Eschewing objectivity, or any real investigation into the phenomena and instead focussing on sharing the experience, The Nightmare is quite possibly the first true horror documentary. Director Rodney Ascher sits down and chats with 8 people, Jeff, Ana, Kate, Korinne, Stephen, Chris, Connie and Forrest, people who suffer from the terrifying phenomena of sleep paralysis. I’ve been very fortunate in my dream life, in that I have never experienced a nightmare, so I find the subject fascinating, and, honestly, more than a little frightening.
These eight people invite us into their most personal spaces; their bedrooms and their terrors. Their nights are filled with haunted sleep, in that cross-section where the sub-conscious mind interacts with reality, aware of their surroundings, but literally unable to move, trapped in their own bodies as they endure frightening visitations that challenge their perceptions of reality as well their spirituality. The majority of the group is convinced that something real is happening to them, as opposed to how Charles Dickens may have reacted, ‘You may be an undigested bit of beef, a blot of mustard, a crumb of cheese, a fragment of underdone potato. There’s more of gravy than of grave about you, whatever you are!’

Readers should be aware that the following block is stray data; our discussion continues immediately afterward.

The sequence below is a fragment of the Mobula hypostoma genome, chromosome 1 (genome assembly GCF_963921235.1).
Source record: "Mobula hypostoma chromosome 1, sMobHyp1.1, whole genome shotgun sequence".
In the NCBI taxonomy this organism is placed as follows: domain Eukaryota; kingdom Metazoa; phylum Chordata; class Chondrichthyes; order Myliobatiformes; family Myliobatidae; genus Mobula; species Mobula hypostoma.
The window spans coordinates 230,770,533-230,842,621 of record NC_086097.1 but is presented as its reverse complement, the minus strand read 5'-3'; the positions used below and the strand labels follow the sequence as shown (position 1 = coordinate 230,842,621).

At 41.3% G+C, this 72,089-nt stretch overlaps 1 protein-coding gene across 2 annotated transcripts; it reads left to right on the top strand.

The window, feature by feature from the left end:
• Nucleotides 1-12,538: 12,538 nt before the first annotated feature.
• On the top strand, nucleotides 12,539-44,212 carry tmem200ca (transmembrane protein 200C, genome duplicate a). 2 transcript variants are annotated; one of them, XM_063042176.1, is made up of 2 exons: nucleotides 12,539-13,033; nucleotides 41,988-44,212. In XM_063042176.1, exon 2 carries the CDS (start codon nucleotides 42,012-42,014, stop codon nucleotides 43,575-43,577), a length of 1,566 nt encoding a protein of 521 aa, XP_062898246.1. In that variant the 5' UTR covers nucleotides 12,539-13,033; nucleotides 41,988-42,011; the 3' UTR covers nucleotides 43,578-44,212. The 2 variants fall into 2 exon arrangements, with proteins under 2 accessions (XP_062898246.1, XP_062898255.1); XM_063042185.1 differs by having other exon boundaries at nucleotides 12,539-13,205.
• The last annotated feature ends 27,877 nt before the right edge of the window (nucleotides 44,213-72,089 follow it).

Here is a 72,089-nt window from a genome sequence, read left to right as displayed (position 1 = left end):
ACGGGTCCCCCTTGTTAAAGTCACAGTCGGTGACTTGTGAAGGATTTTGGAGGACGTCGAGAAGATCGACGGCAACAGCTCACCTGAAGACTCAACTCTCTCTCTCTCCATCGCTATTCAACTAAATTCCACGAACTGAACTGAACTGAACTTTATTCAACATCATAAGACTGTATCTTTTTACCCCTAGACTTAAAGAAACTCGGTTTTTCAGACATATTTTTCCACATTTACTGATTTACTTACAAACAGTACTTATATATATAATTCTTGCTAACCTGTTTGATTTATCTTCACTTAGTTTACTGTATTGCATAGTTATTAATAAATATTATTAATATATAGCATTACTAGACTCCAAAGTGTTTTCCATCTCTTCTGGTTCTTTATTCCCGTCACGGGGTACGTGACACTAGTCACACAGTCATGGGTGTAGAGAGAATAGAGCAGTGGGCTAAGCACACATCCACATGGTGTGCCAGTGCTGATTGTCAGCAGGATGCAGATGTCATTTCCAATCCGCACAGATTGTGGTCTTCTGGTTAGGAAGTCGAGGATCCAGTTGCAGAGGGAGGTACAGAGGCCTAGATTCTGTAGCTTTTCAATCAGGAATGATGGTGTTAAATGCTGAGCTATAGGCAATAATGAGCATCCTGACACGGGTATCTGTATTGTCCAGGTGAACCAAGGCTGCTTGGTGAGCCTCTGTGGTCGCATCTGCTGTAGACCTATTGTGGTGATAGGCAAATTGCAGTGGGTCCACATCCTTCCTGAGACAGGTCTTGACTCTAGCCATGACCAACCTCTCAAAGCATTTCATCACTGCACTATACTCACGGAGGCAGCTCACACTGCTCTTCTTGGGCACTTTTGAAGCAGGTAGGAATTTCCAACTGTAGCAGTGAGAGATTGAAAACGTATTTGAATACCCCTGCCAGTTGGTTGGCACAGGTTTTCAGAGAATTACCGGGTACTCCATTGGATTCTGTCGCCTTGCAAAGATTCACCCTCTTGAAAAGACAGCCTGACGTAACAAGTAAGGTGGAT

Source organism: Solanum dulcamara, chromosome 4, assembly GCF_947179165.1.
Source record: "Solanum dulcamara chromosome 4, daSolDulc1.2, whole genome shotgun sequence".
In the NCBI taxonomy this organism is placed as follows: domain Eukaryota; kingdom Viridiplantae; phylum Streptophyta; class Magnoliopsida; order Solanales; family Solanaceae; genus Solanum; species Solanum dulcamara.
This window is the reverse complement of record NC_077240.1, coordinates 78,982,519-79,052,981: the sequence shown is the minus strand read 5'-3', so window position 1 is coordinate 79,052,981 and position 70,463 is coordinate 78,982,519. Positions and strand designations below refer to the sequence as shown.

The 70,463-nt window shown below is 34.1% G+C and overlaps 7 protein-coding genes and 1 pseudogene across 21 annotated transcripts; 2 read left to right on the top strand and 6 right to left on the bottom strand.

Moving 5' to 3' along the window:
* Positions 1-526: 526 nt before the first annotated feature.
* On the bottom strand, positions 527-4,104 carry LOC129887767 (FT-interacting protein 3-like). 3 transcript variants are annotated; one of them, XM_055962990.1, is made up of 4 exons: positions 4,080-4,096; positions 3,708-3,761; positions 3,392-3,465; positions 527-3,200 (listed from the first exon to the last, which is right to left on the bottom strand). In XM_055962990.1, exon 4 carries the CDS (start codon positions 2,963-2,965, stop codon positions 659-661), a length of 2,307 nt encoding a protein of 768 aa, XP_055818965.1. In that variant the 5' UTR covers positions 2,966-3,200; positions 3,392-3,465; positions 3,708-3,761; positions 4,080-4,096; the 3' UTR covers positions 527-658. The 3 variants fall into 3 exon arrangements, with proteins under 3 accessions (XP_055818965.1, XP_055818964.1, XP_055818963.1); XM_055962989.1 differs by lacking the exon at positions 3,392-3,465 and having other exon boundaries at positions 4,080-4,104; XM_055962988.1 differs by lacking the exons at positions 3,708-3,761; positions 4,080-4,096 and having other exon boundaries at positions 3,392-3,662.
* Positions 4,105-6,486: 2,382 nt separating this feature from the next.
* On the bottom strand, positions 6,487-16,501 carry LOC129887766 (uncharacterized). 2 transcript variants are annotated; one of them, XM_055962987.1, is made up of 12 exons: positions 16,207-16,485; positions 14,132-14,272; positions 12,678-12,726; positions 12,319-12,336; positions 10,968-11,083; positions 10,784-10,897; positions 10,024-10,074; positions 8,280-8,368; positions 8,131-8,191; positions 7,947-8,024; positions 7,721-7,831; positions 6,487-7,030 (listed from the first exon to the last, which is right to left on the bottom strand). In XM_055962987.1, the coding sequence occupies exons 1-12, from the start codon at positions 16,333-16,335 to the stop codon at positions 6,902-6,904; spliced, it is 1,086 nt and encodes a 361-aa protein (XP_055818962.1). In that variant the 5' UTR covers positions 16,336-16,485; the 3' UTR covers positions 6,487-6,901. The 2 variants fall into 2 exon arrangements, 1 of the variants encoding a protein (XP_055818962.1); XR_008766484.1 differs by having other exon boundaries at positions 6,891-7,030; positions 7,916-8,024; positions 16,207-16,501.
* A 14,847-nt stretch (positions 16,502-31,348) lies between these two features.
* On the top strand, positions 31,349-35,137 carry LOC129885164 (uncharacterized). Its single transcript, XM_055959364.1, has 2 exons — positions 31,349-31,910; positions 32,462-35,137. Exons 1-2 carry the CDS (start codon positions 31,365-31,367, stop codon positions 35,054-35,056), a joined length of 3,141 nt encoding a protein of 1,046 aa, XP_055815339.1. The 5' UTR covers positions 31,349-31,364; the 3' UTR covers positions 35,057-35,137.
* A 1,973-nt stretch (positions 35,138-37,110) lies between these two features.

What I find fascinating is some of the shared iconography that permeates their dreamscapes, shadow people, usually watched over or led by one referred to as Hatman, others include shapes that emanate evil, and have glowing red eyes. Where does that come from? Some shared cultural memory? A mis-firing neuron? Fragments of some primordial holdover from early man? Or do we even embrace the idea that something real is happening here? Whatever is causing these night terrors, these people are undeniably suffering and Ascher’s film plunges us right into it, throwing us into the deep end of the dream pool as we are left to come up with our own answers, and combat the frightening imagery moving menacingly towards us.
Aescher’s pacing and style of storytelling adds a sense of unease to the film, and I’d love to hear more about all of the film’s participants’ experiences, including the directors, who doesn’t speak much of his own dealings with the phenomena.
Have you had any experiences like this? Have you had nightmares? Reach out to me or Sue, as I would love to hear more about this phenomena… My interest has been piqued…
The Nightmare screens three more times during the festival, today at 1:15 at the Lightbox, Saturday, 2 May at 9:15pm at the Revue Cinema and Sunday, 3 May at 9:30 the Lightbox!
See it, and then share your stories with me!